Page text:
Support for more women in STEM careers

One of Montrose Port Authority’s newest non-executive directors is spurring on young women to consider careers in STEM and renewable energy, particularly with the offshore wind industry growing right off the Angus coast.

Wednesday, 8th March 2023, 3:29pm
Support for more women in STEM careers

Captain Eilidh Smith, an Unlimited Master Mariner who came ashore in 2015, joined the Montrose Port Authority Board in October and is the Marine Assurance Manager for Offshore Operations & Maintenance at ScottishPower Renewables

She said: “I’m in charge of looking after all the vessels for offshore wind operations and maintenance globally at our company. Currently this is for two offshore wind sites but we do have many emerging projects all over the world.”

Like many other STEM areas, The energy sector is viewed as male-dominated, which is starting to be seen in the renewable sector. According to an International Renewable Energy Agency (IRENA) report, women account for 32% of the renewable energy workforce globally with 45% of that in administrative roles and only 28% in STEM roles.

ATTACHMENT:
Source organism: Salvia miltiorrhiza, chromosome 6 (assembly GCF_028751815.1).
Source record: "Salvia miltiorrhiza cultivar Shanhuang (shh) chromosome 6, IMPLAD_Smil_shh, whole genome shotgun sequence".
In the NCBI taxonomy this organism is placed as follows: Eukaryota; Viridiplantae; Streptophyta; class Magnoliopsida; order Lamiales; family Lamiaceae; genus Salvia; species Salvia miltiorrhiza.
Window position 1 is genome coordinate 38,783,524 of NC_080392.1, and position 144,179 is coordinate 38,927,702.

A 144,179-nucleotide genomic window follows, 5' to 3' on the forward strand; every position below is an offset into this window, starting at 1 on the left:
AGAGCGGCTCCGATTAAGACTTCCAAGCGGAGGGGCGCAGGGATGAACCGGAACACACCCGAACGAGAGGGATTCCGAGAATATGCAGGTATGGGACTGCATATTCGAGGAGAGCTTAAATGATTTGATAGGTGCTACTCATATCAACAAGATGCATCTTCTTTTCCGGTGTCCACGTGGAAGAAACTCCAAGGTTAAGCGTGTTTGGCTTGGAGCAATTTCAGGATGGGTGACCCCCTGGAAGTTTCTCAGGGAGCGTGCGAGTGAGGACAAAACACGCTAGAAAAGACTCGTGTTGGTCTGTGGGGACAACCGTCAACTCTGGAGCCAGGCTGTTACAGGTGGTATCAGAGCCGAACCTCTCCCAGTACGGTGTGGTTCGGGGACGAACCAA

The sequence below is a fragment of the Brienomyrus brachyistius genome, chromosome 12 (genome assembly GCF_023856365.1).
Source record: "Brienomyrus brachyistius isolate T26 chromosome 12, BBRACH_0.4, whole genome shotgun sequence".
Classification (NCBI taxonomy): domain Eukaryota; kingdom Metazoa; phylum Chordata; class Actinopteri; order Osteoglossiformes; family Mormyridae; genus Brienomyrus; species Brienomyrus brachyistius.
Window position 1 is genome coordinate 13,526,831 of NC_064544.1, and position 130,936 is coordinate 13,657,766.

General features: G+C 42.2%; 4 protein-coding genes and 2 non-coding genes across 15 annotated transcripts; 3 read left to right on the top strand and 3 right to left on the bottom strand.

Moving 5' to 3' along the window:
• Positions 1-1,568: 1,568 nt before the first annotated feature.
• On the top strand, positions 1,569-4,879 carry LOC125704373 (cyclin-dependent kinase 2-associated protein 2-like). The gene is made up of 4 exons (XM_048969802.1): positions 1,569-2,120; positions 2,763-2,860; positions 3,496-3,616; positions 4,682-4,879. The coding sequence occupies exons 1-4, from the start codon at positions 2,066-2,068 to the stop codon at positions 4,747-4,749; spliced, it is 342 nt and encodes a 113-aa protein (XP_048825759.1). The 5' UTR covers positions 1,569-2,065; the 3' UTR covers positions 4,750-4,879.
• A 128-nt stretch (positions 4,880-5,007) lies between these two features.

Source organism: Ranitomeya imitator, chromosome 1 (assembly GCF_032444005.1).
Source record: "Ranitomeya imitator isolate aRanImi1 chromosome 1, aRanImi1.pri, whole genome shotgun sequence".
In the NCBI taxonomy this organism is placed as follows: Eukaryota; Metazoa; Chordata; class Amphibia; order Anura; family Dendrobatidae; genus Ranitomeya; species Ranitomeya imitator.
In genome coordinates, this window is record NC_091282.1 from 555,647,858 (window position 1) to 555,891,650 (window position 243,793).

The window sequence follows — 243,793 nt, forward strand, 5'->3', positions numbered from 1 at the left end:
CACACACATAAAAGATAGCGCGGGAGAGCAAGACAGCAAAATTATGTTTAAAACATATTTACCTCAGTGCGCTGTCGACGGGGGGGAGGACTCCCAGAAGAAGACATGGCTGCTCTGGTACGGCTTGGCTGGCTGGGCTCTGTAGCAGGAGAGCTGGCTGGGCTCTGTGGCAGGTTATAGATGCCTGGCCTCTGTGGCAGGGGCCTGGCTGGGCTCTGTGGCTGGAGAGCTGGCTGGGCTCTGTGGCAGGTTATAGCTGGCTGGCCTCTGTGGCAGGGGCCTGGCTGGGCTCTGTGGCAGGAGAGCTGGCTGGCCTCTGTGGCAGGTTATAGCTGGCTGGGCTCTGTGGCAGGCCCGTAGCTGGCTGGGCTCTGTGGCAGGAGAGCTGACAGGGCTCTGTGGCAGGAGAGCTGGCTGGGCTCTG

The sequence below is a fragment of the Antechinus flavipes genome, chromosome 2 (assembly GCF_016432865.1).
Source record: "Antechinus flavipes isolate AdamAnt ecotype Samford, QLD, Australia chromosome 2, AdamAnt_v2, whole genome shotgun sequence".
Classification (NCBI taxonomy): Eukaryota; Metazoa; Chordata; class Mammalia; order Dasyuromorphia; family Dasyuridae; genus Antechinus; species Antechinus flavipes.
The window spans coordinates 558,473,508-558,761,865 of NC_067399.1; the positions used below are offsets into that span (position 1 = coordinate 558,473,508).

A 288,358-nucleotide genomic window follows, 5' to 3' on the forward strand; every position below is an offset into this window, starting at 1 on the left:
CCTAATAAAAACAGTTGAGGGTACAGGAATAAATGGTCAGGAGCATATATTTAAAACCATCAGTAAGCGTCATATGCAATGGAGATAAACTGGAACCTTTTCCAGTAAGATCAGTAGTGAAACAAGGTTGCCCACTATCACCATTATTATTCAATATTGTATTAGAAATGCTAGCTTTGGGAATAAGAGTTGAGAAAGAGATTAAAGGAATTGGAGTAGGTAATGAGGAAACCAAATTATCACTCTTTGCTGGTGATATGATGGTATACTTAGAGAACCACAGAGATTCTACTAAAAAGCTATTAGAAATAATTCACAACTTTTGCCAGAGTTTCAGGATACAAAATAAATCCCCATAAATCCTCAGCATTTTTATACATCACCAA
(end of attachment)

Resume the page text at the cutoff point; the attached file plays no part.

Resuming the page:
Eilidh continued: “The role I’m in didn’t exist at ScottishPower Renewables before I started so I’m making it my own. The offshore wind industry is young and so I’m absolutely loving being here at the start of it. The decisions I make are shaping the future so it’s a big responsibility.

“This is why I would absolutely encourage girls and young women to get into STEM roles and renewable careers. It’s important to get women into the mix in these emerging industries as our expertise and perspectives add to the diverse talent pool to pull from in order to enable the energy transition.”

Eilidh added that so far her time with the port board has been extremely positive.

She said: "One of the first things we did as a board when I joined was agree to the Plug Montrose joint venture which will see Montrose become one of the first ports in Scotland to offer shore power to vessels working in the energy industry. This facility is expected to be in operation in around nine months’ time and will see vessels plug into the grid, turning off their engines when at berth.

“They’re a proactive team at Montrose. It’s all very well saying you’re going to do something but it’s another when you put investment behind it and do it so it’s great to see that happen at Montrose.”

“Decarbonising our industry is one of the main things we have been looking at within Scottish Power. Once the offshore wind turbines are manufactured, the most carbon in our industry comes from vessel emissions so being able to be a part of fixing that right at the beginning of my time on the Montrose Port Board is fantastic.

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